Coover v. Immediate Credit Recovery, Inc.

Filing 24

ORDER granting in part and denying in part 10 Defendant Immediate Credit Recovery, Inc.'s Motion to Dismiss Plaintiff's Complaint. Count I is DISMISSED without prejudice with respect to claims under 15 U.S.C. § 1692f(2). As to all other Counts and Claims, the Motion to Dismiss is DENIED. Signed by Judge Sheri Polster Chappell on 11/10/2014. (LMF)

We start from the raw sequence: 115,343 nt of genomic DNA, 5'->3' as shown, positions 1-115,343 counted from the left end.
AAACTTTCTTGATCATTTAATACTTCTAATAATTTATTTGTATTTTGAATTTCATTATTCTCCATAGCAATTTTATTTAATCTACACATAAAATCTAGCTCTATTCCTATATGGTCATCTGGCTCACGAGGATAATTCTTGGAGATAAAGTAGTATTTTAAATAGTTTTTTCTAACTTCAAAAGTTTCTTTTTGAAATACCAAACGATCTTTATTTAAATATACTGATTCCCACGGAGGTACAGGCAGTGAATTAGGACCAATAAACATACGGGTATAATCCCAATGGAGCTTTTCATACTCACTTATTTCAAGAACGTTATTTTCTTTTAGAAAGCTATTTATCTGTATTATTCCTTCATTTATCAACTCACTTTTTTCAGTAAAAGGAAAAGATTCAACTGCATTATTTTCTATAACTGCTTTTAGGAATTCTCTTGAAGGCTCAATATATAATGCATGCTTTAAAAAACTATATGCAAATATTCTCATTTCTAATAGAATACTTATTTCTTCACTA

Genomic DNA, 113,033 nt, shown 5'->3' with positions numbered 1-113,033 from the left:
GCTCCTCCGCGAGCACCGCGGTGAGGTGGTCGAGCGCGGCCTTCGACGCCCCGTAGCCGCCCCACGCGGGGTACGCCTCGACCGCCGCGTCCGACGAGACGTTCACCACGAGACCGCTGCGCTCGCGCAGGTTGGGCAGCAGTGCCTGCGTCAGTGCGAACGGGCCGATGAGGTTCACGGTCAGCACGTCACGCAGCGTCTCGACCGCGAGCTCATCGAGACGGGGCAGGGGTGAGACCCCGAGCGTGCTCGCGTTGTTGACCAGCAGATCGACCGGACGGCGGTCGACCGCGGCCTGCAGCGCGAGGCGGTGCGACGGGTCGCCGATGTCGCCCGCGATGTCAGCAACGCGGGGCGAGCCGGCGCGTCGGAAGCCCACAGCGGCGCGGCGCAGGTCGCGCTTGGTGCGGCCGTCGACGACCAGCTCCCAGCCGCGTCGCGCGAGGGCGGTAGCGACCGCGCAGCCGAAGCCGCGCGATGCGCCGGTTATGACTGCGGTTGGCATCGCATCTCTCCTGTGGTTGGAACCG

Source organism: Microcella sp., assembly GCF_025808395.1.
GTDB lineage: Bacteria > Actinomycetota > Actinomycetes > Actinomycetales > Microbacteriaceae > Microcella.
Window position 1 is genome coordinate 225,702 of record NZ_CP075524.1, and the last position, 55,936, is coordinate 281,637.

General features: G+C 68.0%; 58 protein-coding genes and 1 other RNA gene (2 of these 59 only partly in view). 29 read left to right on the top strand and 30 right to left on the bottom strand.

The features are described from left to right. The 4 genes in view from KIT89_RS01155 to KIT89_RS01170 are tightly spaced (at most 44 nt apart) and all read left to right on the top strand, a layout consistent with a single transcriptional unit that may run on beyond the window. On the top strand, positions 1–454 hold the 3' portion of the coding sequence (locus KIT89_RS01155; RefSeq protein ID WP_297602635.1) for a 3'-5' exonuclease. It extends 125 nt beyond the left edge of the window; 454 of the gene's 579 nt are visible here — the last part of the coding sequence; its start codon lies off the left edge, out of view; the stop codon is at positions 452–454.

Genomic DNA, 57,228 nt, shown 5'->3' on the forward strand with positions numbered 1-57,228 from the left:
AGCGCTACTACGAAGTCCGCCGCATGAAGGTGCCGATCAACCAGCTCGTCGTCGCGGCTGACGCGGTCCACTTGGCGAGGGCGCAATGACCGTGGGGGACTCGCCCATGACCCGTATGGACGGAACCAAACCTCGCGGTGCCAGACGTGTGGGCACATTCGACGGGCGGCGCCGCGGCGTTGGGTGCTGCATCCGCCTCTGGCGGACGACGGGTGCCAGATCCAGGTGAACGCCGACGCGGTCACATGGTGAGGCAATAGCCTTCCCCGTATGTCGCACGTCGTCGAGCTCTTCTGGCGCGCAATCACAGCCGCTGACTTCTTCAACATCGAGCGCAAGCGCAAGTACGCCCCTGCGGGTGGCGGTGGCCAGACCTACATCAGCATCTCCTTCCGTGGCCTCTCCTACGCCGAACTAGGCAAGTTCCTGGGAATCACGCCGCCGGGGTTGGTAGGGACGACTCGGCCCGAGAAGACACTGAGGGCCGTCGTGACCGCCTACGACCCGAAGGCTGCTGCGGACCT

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UNITED STATES DISTRICT COURT MIDDLE DISTRICT OF FLORIDA FORT MYERS DIVISION TERA COOVER, Plaintiff, v. Case No: 2:14-cv-395-FtM-38DNF IMMEDIATE CREDIT RECOVERY, INC., Defendant. / ORDER1 This matter comes before the Court on Defendant Immediate Credit Recovery, Inc.'s Motion to Dismiss Plaintiff's Complaint (Doc. #10) filed on August 19, 2014. Plaintiff Tera Coover filed a Response in Opposition (Doc. #14) on September 2, 2014. Immediate Credit Recovery, Inc. filed a Reply (Doc. #23) on October 8, 2014. This matter is ripe for review. BACKGROUND The following facts, as set forth in Plaintiff’s Complaint, are taken as true for the purposes of a motion to dismiss. Reese v. JPMorgan Chase & Co., 686 F.Supp.2d 1291, 1296 (S.D. Fla. 2009). Plaintiff Tera Coover (“Coover”) is alleged to owe the U.S. Department of Education for student loans. (Doc. #1 at 2, ¶¶ 6–7). Defendant Immediate 1 Disclaimer: Documents filed in CM/ECF may contain hyperlinks to other documents or Web sites. These hyperlinks are provided only for users’ convenience. Users are cautioned that hyperlinked documents in CM/ECF are subject to PACER fees. By allowing hyperlinks to other Web sites, this court does not endorse, recommend, approve, or guarantee any third parties or the services or products they provide on their Web sites. Likewise, the court has no agreements with any of these third parties or their Web sites. The court accepts no responsibility for the availability or functionality of any hyperlink. Thus, the fact that a hyperlink ceases to work or directs the user to some other site does not affect the opinion of the court. Credit Recovery, Inc. (“Credit”) is a debt collection agency that contacted Coover in an attempt to collect on the student loan. (Doc. #1 at 2-3, ¶¶ 9–13, 15). Credit contacted Coover on August 13, 2013, and in the course of their communications arranged a payment plan for Coover to repay her debt. (Doc. #1 at 3, ¶¶ 15–16). The plan required Coover to pay $100.00 on the 3rd day of each month, and she gave Credit her Wells Fargo banking information to automatically debit the payments. (Doc. #1 at 3, ¶ 17; 7, ¶ 52). Coover alleges payments were withdrawn in August, September, October and November before she received written correspondence from Credit regarding the payment plan. (Doc. #1 at 3, ¶¶ 21–22). The correspondence stated Coover’s next payment was due on December 6, 2013, and the agreement applied for the next six months. (Doc. #1 at 4, ¶¶ 23–24). A detachable coupon was attached to the letter, instructing Coover to detach it and send her first payment to the address provided. (Doc. #1 at 4, ¶ 25). Even though Credit continued to withdraw payments through Coover’s Wells Fargo account, Coover received the same correspondence for the next three months: a payment was due on the 6th of the month, the agreement applied for the next six months, and the first payment was to be mailed in with the detachable coupon. (Doc. #1 at 3-4, ¶¶ 21–33). Based on the foregoing, Coover filed this action on July 14, 2014, alleging Credit used debt collection practices forbidden by 15 U.S.C. §§ 1692, 1693e(a). Specifically, Coover alleges the written communication was deceptive and misleading, and misstated the terms of her payment plan. She further alleges Credit failed to notify her in writing prior to each electronic payment she made, in violation of § 1693e(a). Credit filed a Motion to Dismiss the Complaint for failure to state a claim, arguing the Complaint does not state 2 whether or how the correspondence was misleading and miss-characterizes the electronic payments as postdated instruments. Finally, Credit argues it is not a financial institution and cannot be subject to a violation under § 1693e(a). For the reasons that follow, Credit’s motion is due to be granted in part and denied in part. Legal Standard In deciding a Rule 12(b)(6) motion to dismiss, the Court limits its consideration to well-pleaded factual allegations, documents central to, or referenced in, the complaint, and matters judicially noticed. La Grasta v. First Union Sec., Inc., 358 F.3d 840, 845 (11th Cir. 2004). The Court must accept all factual allegations in Plaintiff's Complaint as true and take them in the light most favorable to the plaintiff. Pielage v. McConnell, 516 F.3d 1282, 1284 (11th Cir. 2008). Conclusory allegations, however, are not entitled to a presumption of truth. Ashcroft v. Iqbal, 556 U.S. 662, 129 S.Ct. 1937, 173 L.Ed.2d 868 (2009) (discussing a Rule 12(b)(6) dismissal); Marsh v. Butler County, Ala., 268 F.3d 1014, 1036 n. 16 (11th Cir.2001). The Court employs the Twombly–Iqbal plausibility standard when reviewing a complaint subject to a motion to dismiss. Randall v. Scott, 610 F.3d 701, 708, n. 2 (11th Cir. 2010). A claim is plausible if the plaintiff alleges facts that “allow[ ] the court to draw the reasonable inference that the defendant is liable for the misconduct alleged.” Iqbal, 556 U.S. at 678. The plausibility standard requires that a plaintiff allege sufficient facts “to raise a reasonable expectation that discovery will reveal evidence” that supports the plaintiff's claim. Bell Atlantic Corp. v. Twombly, 550 U.S. 544 556, 127 S.Ct. 1955, 167 L.Ed.2d 929 (2007); Marsh, 268 F.3d at 1036 n. 16. Thus, “the-defendant-unlawfully harmed me accusation” is insufficient. Iqbal, 556 U.S. 662, 677, 129 S.Ct. 1937, 173 3 L.Ed.2d 868. “Nor does a complaint suffice if it tenders naked assertions devoid of further factual enhancement.” Id. (internal modifications omitted). Further, courts are not “bound to accept as true a legal conclusion couched as a factual allegation.” Papasan v. Allain, 478 U.S. 265, 286, 106 S.Ct. 2932, 92 L.Ed.2d 209 (1986). DISCUSSION A. The FDCPA Claims The Federal Debt Collection Practices Act “imposes open-ended prohibitions on, inter alia, false, deceptive, or unfair…” debt-collection practices or activities. Jerman v. Carlisle, McNellie, Rini, Kramer & Ulrich LPA, 559 U.S. 573, 587 (2010). Congress passed the FDCPA to stop “the use of abusive, deceptive, and unfair debt collection practices by many debt collectors,” having determined the “existing laws and procedures” were “inadequate” to protect consumer debtors. 15 U.S.C. § 1692(a)–(b); see also Crawford v. LVNV Funding, LLC, 758 F.3d 1254, 1257 (11th Cir. 2014). The FDCPA regulates the conduct of debt collectors, which are defined as any person who “regularly collects… debts owed or due to be asserted to be owed or due another.” 15 U.S.C. § 1692a(6). In the present case, it is undisputed by the parties that Credit is a debt collector subject to the FDCPA. The FDCPA allows consumer debtors to sue civilly when debt collectors violate its provisions. See Crawford, 758 F.3d at 1257 (“To enforce the FDCPA’s prohibitions, Congress equipped consumer debtors with a private right of action…”). In the Complaint, Coover alleges that Credit’s actions violated 15 U.S.C. § 1692e – mandating that “a debt collector may not use any false, deceptive, or misleading representation or means in connection with the collection of any debt”; Section 1692e(2)(A) – forbidding the “false 4 representation of . . . the character, amount, or legal status of any debt”; and Section 1692e(10) – forbidding “the use of any false or deceptive means to collect or attempt to collect any debt. . . .” The Complaint also alleges Credit violated Section U.S.C. § 1692f(2) – forbidding “acceptance by a debt collector from any person of a check or other payment instrument postdated by more than five days unless such person is notified in writing of the debt collector’s intent to deposit such check or instrument not more than ten nor less than three business days prior to such deposit.” The alleged violations of § 1692e and § 1692f are discussed separately below. 1. Section 1692e Violations The Eleventh Circuit has adopted a “least-sophisticated consumer” standard to evaluate whether a debt collector’s conduct is “deceptive” or “misleading” under § 1692e. LeBlanc v. Unifund CCR Partners, 601 F.3d 1185, 1193 (11th Cir. 2010) (applying the standard to claims under both § 1692e and § 1692f). Thus, the inquiry becomes “whether the “least sophisticated consumer’ would have been deceived,” and not whether the particular plaintiff-consumer was deceived or misled. Crawford, 758 F.3d at 1258 (quoting Jeter v. Credit Bureau, Inc., 760 F.2d 1168, 1171 (11th Cir. 1985)). This standard also protects debt collectors, because “the test has an objective component in that while protecting naïve consumers, the standard also prevents liability for bizarre or idiosyncratic interpretations of collection notices by preserving a quotient of reasonableness.” Leblanc, 601 F.3d at 1194. Coover claims she received several letters that contradict the oral repayment plan she had with Credit. The plan, as discussed in August, was originally supposed to be a series of monthly installments, in the amount of $100.00, due on the third day of each 5 month. (Doc. #1 at 3, ¶¶ 16–18). There was a first payment of $25.00 due in August as well. (Doc. #1 at 3, ¶ 18). The letters Coover received allegedly confirmed the payment arrangement she made with Credit to pay her debt to the U.S. Dept. of Education, but additionally stated: 23. Said correspondence stated that her payment was next due on December 6, 2013. 24. Said correspondence stated that the agreement applies for the next six months. 25. Said correspondence stated that [Coover] should include a detachable coupon provided with the correspondence with her “first payment”, and that she should send the payment to the address on the coupon. (Doc. #1 at 3-4, ¶¶ 22–25). Coover alleges she received two more letters with the same information (with only the payment date changed), despite Credit withdrawing payments from her bank account. (Doc. #1 at 4-5, ¶¶ 26–35). Credit argues Coover failed to allege whether or how the letters confused or misled her, and thus argues the claim should be dismissed as a matter of law. Examining the allegations regarding the correspondence under the “leastsophisticated consumer” standard, this Court cannot say as a matter of law that the Complaint is deficient. Contrary to Credit’s arguments, Coover does not have to assert in her pleadings that she was misled or confused by the notices. Rather, sending multiple letters that failed to acknowledge past payments or the length of time remaining for the payment plan could in fact deceive or mislead a least-sophisticated consumer. Based on the letter, the consumer may not know whether to pay by coupon or wait for the payment plan set up over the phone. This confusion could prompt the consumer to pay twice in a month. Additionally, the lack of information about prior payments or current account 6 balances could prompt the consumer to ignore the notices and cancel future payment. Therefore, taking the factual allegations as true, the Complaint sufficiently alleges a violation of § 1692e. Credit’s Motion to Dismiss is due to be denied on this issue. 2. Section 1692f Violations The Complaint additionally alleges Credit’s actions violate 15 U.S.C. § 1692f(2). Section 1692f, entitled “Unfair Practices,” forbids a debt collector from using “unfair or unconscionable means to collect or attempt to collect any debt.” 15 U.S.C. § 1692f. The statute continues by listing specific examples of behaviors that violate the prohibition, including: (2) The acceptance by a debt collector from any person of a check or other payment instrument postdated by more than five days unless such person is notified in writing of the debt collector's intent to deposit such check or instrument not more than ten nor less than three business days prior to such deposit. 15 USC § 1692f(2). Coover alleges that the August telephone conversation with Credit resulted in an agreement whereby Credit would withdraw $100.00 on the third day of each month. (Doc. #1 at 3, ¶16; 7, ¶ 51) In the same call, Coover provided Credit with her Wells Fargo Banking information and gave oral authorization for the monthly withdrawals. (Doc. #1 at 7, ¶¶52–53). Coover claims these payments were postdated more than 5 days but she was not provided written notice of the intent to deposit by Credit, in violation of § 1692f(2).2 Credit argues the payments are not “postdated payment instruments” under § 1692f(2), and furthermore no legal precedent exists defining an oral pre-authorization for withdrawals as a postdated instrument. The Court would note that Plaintiff characterizes the payments to Credit as “postdated payments for deposit” in Count I, and then as a “transfer of funds” or “electronic funds transfers” in Count II. For all future pleadings, the Court would encourage the Plaintiff to be consistent with its description of the payments. 2 7 The Court agrees that the payments in this case are not “postdated instruments” within the meaning of the statute. There is no allegation in the Complaint that Coover provided any sort of check or other written note that Credit could present to a banking institution. In fact, the Complaint explicitly states that Coover “has not provided Defendant with any written authorization to transfer any funds from Plaintiff’s Wells Fargo Account.” (Doc. #1 at 7, ¶¶ 52–53). The only case the Court could locate squarely addressing this issue is Richardson v. Check Sys. Recovery, LLC, No. 2:12-CV-106, 2012 WL 6049703, at *2 (N.D. Ind. Dec. 5, 2012). In that case, the plaintiff gave oral authorization to the defendant debt collector to withdraw four (4) payments from her bank account. Id. at *1. The defendant did not provide written notification of its intent to debit the payments, and had not obtained written authorization to withdraw from the plaintiff’s bank account. Id. at *2. Rejecting the plaintiff’s contention that the defendant’s actions violated 15 U.S.C. § 1692f(2), the court stated: It is quite clear in this case that plaintiff drafted no checks, postdated or otherwise. [The] [p]laintiff appears to consider an oral authorization for a future electronic transfer as analogous to a postdated check, but plaintiff provides no legal authority for such a conclusion and the court could not locate any authority in its own research. Accordingly, the court rejects plaintiff's contention that a violation of 15 U.S.C. § 1692f(2) occurred in this case. Id. Coover argues nonetheless that this Court should disregard Richardson and instead apply the rationale in Puglisi v. Debt Recovery Solutions, LLC, 822 F.Supp.2d 218 (E.D.N.Y. 2011). In that case, the Defendant received oral authorization to debit two payments from Plaintiff’s bank account on two specific dates. Id. at 221. The defendant withdrew the funds earlier than agreed to, and the plaintiff incurred fees for insufficient funds. Id. at 222. The plaintiff sued alleging violations of § 1692f(2), and characterized the payments as postdated checks, a characterization which was not disputed by the 8 defendant. Id. at 223. However, the defendant asserted a bona fide error defense under the statute, and prevailed on cross motion for summary judgment. Id. at 234. Coover argues that because the parties in Puglisi did not dispute the characterization of the payments, this Court must also characterize her oral authorization as postdated payment instruments. The Court’s reading of Puglisi does not support such an extrapolation; in that case the court never addresses the issue. In the present case, merely relabeling the oral authorization as “postdated payment instruments” is insufficient. Thus, the Court finds that without more, the Complaint fails to allege a cause of action under § 1692f(2). B. The EFTA Claim Coover’s final claim is that Credit violated the EFTA under 15 U.S.C. § 1693e(a) by failing to obtain written authorization, and provide a copy of the authorization when it withdrew the payments from Coover’s bank account. Section 1693e(a) provides in part that: (a) A preauthorized electronic fund transfer from a consumer's account may be authorized by the consumer only in writing, and a copy of such authorization shall be provided to the consumer when made. A consumer may stop payment of a preauthorized electronic fund transfer by notifying the financial institution orally or in writing at any time up to three business days preceding the scheduled date of such transfer. 15 U.S.C. § 1693e(a). A “preauthorized electronic fund transfer” is defined as “an electronic fund transfer authorized in advance to recur at substantially regular intervals.” 15 U.S.C. § 1693a(10). The “recur” requirement must be satisfied in order for the EFTA to be triggered. In re DirecTV Early Cancellation Litig., 738 F.Supp.2d 1062, 1091 (C.D. Cal. 2010). Thus the relevant inquiry is whether the payments were meant to recur to meet the EFTA’s definition of a “preauthorized electronic funds transfer.” 9 In the present case, the Complaint does not allege how many months the payment plan was meant to continue, but it does allege sufficient facts to conclude the payments were recurring at “substantially regular intervals.” The Complaint states that the payments were to be withdrawn on the third of each month, and the payments continued for at least five (5) months. (Doc. #1 at 3-4, ¶¶ 16–33). Furthermore, the correspondence sent by Credit indicated the agreed payments would continue for six (6) months. (Doc. #1 at 3-4, ¶¶ 18–32). Thus, the Complaint has alleged that Credit made preauthorized electronic transfers, and they failed to obtain written notice in violation of § 1693e(a). Credit’s arguments that § 1693e(a) applies only to financial institutions are misguided. The plain text of the statute does not stand for the proposition that only financial institutions are liable for failing to obtain written consent for such transfers. Furthermore, regulations interpreting and implementing the statute recognize that thirdparty payees can also be liable. The court in Nordberg v. Trilegiant Corp., 445 F.Supp.2d 1082 (N.D. Cal. 2006), relied upon by Credit, discussed this issue in detail, citing to 12 C.F.R. § 205.10(b) as clearly interpreting the written authorization requirement of § 1693e(a) to be applicable to both financial institutions or third-party payees. “The Official Staff Interpretations (“OSI”) of Regulation E expressly state that for ‘authorization obtained by a third party ... the account-holding financial institution does not violate the regulation when a third-party payee fails to obtain the authorization in writing or fails to give a copy to the consumer, rather it is the third-party payee that is in violation of the regulation.’” Nordberg, 445 F.Supp.2d at 1094 (quoting Regulation E, Supp. I, Part 10(b)). Credit does not offer a single case, nor could the Court locate one, in which a claim for failure to secure written authorization was dismissed due to the defendant not being a 10 financial institution. Therefore, the Complaint has alleged sufficient facts to support its claim under § 1693e(a), and Credit’s Motion to dismiss is due to be denied on this issue. Accordingly, it is now ORDERED: Defendant Immediate Credit Recovery, Inc.'s Motion to Dismiss Plaintiff's Complaint (Doc. #10) is GRANTED in PART, and DENIED In PART. 1. Count I is DISMISSED without prejudice with respect to claims under 15 U.S.C. § 1692f(2). 2. As to all other Counts and Claims, the Motion to Dismiss is DENIED. DONE and ORDERED in Fort Myers, Florida, this 10th day of November, 2014. Copies: All Parties of Record 11